Old Church Slavonic: "more suitable, appropriate"
|Persian||, kh?b [x?b][a]||probably cognate of Proto-Slavic *xorb (above). Not a satisfactory etymology for beh; but see comparative and superlative forms in comparison to Germanic||, x?b-tar or ?, beh-tar[b]||?, x?b-tar?n or , beh-tar?n||Not clear if cognate of Germanic "better" (above)[c]|
|English||bad||Uncertain, possibly from OE bæddel ("effeminate man, hermaphrodite, pederast"), related to OE bædan ("to defile") < Proto-Germanic *baidijan? ("constrain, cause to stay")
In OE yfel was more common, compare Proto-Germanic *ubilaz, Gothic ubils (bad), German übel (evil / bad) Eng evil
|worse||worst||OE wyrsa, cognate to OHG wirsiro|
|Old Norse||(illr, vándr)||verri||verstr|
|Icelandic||(illur, vondur, slæmur)||verri||verstur|
|Faroese||(illur, óndur, ringur)||verri||verstur|
|Swedish||(dålig, ond)||sämre, värre||sämst, värst|
|French||mal[a]||Latin: malus||pire||Latin: peior, cognate to Sanskrit padyate "he falls"|
|Scottish Gaelic||droch||Proto-Celtic *drukos ("bad") < (possibly) PIE *d?rewg?- ("to deceive")||miosa||Proto-Celtic *missos < PIE *mey- ("to change")|
|Welsh||drwg||gwaeth||gwaethaf||Proto-Celtic *waxtisamos ("worst")|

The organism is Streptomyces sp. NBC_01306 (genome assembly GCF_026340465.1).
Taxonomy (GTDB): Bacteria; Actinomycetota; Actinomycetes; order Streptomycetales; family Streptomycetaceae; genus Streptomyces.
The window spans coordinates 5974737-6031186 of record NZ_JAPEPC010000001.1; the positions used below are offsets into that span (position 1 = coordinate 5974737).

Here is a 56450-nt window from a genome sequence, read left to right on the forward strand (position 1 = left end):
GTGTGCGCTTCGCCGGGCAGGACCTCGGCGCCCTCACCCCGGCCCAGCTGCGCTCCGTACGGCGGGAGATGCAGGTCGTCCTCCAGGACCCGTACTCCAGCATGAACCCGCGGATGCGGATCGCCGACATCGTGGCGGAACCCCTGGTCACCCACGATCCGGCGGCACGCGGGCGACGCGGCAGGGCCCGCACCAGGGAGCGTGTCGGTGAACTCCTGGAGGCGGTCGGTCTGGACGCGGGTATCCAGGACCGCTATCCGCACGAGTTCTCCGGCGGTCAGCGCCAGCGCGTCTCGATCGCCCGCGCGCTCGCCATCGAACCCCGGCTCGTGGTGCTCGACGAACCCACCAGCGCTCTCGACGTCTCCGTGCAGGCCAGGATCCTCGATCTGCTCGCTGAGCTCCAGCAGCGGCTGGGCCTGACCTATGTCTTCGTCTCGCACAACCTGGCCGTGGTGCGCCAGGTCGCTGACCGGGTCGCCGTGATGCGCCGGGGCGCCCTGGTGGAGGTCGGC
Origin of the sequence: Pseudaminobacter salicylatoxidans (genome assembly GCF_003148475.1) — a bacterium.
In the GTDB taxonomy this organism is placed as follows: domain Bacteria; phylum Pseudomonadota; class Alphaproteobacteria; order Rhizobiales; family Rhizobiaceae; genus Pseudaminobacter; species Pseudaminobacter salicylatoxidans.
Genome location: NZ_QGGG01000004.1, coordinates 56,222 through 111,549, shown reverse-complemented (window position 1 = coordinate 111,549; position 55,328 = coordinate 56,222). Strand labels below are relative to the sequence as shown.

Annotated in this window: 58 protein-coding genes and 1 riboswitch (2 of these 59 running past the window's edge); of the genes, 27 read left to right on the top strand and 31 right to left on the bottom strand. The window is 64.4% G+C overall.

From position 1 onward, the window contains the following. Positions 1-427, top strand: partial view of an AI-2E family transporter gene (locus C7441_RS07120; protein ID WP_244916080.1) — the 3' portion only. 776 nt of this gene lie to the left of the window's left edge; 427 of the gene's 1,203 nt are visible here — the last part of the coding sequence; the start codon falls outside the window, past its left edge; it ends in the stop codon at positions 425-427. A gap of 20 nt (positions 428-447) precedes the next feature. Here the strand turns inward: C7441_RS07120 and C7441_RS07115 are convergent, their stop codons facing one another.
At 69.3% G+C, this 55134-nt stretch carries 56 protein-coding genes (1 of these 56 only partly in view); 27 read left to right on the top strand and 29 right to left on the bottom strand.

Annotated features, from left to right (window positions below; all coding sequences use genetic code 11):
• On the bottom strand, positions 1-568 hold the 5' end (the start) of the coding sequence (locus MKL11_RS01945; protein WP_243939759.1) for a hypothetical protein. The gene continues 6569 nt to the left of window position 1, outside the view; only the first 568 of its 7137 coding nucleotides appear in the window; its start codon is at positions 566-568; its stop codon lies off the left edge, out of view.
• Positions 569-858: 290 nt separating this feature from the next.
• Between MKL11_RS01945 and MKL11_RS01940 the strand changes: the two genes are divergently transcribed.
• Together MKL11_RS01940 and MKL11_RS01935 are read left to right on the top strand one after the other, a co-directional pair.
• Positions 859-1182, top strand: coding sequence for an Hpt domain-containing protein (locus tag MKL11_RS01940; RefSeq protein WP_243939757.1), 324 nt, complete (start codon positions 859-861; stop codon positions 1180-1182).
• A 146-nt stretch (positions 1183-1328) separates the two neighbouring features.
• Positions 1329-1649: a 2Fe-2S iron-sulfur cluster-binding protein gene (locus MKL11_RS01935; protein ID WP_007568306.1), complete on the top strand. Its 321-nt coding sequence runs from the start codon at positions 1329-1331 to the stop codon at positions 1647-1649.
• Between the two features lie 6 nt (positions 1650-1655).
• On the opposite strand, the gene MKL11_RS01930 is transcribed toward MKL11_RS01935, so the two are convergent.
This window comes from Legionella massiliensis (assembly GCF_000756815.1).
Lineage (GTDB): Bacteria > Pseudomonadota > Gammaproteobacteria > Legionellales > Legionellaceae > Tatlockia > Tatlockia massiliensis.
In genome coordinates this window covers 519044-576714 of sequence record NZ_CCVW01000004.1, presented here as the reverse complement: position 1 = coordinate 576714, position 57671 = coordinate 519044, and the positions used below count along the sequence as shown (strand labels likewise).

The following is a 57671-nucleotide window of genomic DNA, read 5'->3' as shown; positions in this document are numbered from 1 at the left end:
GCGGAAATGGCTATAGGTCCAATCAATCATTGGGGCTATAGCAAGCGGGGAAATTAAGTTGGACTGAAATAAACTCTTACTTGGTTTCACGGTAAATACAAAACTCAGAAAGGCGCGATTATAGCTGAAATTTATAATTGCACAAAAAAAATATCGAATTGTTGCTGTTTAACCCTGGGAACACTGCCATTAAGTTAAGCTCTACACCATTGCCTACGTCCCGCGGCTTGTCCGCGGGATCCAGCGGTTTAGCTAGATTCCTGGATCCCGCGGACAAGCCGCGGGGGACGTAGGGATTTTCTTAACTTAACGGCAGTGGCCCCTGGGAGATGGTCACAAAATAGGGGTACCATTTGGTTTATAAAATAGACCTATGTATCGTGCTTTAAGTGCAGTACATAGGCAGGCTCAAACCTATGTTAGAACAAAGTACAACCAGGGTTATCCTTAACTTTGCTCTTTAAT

|Polish||z?y||Proto-Slavic *zel||gorszy||najgorszy||compare Polish gorszy? (to disgust, scandalise)|
|Russian||(plokhoy)||probably Proto-Slavic *polx||? (khuzhe)||() ((nai)khudshiy)||Old Church Slavonic , Proto-Slavic *?ud? ("bad", "small")|
Similarly to the Italian noted above, the English adverb form of "good" is the unrelated word "well", from Old English wel, cognate to wyllan "to wish".
|Language||Adjective||Comparative / superlative|
(Old Irish bec < Proto-Celtic *bikkos)
|níos lú / is lú |
(< Old Irish laigiu < Proto-Celtic *lagy?s < PIE *h?leng- ("lightweight"))
(< Brythonic *b?x
< Proto-Celtic *bikkos)
|llai / lleiaf |
(< PIE *h?leng- ("lightweight"))
In many Slavic languages, great and small are suppletive:
In Albanian there are 14 irregular verbs divided into suppletive and non-suppletive:
|rënë||to fall, strike||bie||rashë||bija|